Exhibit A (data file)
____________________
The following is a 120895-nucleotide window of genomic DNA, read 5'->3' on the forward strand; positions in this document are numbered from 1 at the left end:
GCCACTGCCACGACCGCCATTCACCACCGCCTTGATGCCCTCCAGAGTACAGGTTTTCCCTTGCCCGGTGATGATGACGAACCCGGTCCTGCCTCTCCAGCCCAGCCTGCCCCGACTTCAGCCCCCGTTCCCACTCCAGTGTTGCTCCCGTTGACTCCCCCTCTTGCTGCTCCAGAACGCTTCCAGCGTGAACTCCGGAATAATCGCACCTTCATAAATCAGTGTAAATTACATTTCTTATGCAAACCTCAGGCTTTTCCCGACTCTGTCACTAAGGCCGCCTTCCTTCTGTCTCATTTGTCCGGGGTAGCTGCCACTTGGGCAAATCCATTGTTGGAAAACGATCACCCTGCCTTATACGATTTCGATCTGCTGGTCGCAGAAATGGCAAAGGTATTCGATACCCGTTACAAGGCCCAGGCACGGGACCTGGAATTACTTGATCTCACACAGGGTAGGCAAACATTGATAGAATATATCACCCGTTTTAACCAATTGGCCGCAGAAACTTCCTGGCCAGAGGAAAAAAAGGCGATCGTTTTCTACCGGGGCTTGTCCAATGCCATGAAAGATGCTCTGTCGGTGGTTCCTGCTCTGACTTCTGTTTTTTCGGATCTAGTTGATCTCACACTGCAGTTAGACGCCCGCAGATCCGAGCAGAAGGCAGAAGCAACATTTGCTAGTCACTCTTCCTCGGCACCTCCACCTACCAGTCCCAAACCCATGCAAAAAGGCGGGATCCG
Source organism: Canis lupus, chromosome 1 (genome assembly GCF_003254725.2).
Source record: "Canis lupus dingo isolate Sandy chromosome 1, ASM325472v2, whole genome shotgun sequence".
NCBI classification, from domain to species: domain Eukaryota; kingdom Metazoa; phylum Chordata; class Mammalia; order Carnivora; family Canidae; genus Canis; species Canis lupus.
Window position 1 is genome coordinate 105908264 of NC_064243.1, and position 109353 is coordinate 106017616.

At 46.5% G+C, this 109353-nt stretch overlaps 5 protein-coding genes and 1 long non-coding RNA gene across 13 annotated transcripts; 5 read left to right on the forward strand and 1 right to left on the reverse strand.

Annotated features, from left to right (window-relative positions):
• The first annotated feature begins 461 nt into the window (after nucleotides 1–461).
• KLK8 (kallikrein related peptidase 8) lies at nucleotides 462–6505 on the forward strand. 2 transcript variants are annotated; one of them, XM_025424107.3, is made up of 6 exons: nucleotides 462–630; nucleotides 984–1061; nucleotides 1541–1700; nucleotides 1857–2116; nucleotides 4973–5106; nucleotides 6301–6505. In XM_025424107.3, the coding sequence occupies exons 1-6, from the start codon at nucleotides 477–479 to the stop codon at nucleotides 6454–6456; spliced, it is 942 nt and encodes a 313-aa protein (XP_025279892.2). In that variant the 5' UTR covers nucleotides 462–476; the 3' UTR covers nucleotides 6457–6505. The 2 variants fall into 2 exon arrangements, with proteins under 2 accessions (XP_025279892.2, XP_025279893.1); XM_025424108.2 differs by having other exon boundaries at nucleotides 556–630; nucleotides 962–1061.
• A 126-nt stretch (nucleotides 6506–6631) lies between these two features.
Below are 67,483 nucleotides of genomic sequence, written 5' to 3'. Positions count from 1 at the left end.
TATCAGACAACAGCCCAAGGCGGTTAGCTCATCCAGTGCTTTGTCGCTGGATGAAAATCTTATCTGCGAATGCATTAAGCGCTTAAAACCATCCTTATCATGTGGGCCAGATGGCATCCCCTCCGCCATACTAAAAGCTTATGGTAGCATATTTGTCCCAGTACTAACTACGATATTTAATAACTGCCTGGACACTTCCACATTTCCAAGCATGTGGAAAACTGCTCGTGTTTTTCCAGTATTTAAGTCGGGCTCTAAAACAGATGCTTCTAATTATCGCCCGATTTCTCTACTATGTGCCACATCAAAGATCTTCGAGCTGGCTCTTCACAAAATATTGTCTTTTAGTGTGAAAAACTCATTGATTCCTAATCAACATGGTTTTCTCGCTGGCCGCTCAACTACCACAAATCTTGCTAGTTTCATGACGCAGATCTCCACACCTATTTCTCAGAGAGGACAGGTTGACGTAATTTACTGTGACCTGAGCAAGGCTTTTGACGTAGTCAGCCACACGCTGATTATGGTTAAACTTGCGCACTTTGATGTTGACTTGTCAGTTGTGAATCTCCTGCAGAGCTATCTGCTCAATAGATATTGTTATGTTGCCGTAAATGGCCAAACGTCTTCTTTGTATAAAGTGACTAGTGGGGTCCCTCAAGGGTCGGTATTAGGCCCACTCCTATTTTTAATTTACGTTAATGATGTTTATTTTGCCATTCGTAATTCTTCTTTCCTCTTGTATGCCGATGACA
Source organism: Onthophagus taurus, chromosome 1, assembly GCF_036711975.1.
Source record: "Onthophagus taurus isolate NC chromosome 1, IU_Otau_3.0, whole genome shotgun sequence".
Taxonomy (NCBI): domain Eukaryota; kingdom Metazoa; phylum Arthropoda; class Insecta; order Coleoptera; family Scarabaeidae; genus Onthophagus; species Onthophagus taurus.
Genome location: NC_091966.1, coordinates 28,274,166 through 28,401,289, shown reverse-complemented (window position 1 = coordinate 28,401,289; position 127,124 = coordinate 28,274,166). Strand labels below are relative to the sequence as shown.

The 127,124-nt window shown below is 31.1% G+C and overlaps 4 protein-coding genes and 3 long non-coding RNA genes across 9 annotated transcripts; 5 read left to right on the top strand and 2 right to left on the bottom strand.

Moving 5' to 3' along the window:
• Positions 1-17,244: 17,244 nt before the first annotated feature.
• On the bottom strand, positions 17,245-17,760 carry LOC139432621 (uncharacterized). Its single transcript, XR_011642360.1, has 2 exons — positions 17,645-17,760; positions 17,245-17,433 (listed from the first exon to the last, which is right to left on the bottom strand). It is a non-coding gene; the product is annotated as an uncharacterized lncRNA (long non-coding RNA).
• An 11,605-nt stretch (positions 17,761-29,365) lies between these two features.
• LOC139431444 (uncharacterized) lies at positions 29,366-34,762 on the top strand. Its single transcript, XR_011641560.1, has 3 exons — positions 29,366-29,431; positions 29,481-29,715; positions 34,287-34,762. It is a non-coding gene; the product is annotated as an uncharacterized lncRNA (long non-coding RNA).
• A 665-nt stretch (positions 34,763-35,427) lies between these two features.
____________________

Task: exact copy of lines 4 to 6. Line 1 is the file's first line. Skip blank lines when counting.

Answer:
Source record: "Canis lupus dingo isolate Sandy chromosome 1, ASM325472v2, whole genome shotgun sequence".
NCBI classification, from domain to species: domain Eukaryota; kingdom Metazoa; phylum Chordata; class Mammalia; order Carnivora; family Canidae; genus Canis; species Canis lupus.
Window position 1 is genome coordinate 105908264 of NC_064243.1, and position 109353 is coordinate 106017616.